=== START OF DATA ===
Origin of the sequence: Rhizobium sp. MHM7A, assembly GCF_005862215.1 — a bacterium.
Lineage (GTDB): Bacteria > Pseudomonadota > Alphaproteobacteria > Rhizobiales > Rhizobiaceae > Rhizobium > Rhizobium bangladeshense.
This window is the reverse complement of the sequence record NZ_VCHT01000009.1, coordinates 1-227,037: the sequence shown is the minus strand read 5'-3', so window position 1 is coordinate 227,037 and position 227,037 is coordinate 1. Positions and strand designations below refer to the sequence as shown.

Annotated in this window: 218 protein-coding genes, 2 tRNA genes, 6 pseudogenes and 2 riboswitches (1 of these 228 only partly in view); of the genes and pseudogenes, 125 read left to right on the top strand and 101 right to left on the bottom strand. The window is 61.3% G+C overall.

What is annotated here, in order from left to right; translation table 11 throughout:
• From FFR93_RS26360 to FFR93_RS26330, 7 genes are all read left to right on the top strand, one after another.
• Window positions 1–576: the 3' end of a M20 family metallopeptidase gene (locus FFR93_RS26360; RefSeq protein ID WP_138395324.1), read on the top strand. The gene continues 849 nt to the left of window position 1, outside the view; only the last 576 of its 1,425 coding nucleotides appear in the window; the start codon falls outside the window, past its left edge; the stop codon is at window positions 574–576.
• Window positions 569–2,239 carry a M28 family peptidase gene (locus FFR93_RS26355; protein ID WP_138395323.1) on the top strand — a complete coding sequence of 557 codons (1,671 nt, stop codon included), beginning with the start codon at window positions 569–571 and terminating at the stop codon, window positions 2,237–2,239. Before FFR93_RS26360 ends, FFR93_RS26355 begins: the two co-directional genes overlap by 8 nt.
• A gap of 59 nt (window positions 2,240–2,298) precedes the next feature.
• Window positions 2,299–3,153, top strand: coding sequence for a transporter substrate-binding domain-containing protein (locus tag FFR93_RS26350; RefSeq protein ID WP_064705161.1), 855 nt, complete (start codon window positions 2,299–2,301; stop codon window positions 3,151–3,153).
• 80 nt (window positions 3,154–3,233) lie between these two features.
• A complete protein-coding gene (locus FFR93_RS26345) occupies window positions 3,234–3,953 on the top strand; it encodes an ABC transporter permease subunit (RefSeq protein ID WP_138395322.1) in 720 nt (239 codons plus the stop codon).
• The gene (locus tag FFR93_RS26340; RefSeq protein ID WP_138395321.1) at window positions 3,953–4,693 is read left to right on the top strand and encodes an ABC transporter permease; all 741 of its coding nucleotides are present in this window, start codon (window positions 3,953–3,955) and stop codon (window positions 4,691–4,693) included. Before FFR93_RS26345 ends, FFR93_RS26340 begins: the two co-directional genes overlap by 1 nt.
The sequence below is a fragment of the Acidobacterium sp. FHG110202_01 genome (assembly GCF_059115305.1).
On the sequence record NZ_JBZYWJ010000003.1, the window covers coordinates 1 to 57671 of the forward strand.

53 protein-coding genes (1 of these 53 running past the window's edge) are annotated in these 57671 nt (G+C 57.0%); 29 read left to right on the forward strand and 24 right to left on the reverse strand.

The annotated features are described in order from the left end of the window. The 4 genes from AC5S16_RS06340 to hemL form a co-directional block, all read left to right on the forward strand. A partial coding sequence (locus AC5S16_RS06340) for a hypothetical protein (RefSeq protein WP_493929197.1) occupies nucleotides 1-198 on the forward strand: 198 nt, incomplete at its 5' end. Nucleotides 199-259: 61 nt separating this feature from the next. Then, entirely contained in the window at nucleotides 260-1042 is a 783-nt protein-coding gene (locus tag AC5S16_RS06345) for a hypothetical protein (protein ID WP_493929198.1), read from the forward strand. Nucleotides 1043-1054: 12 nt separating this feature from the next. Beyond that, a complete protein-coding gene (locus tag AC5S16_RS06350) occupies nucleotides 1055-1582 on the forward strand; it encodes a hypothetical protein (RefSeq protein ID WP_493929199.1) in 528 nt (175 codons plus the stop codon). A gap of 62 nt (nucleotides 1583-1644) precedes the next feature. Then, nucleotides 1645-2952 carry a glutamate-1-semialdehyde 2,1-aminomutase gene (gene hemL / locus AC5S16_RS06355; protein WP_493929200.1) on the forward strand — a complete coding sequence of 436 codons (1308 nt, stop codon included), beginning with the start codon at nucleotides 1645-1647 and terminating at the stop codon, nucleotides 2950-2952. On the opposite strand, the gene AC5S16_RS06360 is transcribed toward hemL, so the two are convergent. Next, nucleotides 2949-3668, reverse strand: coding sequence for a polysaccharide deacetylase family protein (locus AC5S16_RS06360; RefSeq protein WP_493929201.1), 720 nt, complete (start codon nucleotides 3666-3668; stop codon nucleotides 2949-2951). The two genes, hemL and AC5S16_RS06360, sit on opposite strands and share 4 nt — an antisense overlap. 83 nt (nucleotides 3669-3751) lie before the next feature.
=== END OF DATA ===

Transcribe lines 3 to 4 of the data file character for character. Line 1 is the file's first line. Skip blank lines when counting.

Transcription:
This window is the reverse complement of the sequence record NZ_VCHT01000009.1, coordinates 1-227,037: the sequence shown is the minus strand read 5'-3', so window position 1 is coordinate 227,037 and position 227,037 is coordinate 1. Positions and strand designations below refer to the sequence as shown.

Annotated in this window: 218 protein-coding genes, 2 tRNA genes, 6 pseudogenes and 2 riboswitches (1 of these 228 only partly in view); of the genes and pseudogenes, 125 read left to right on the top strand and 101 right to left on the bottom strand. The window is 61.3% G+C overall.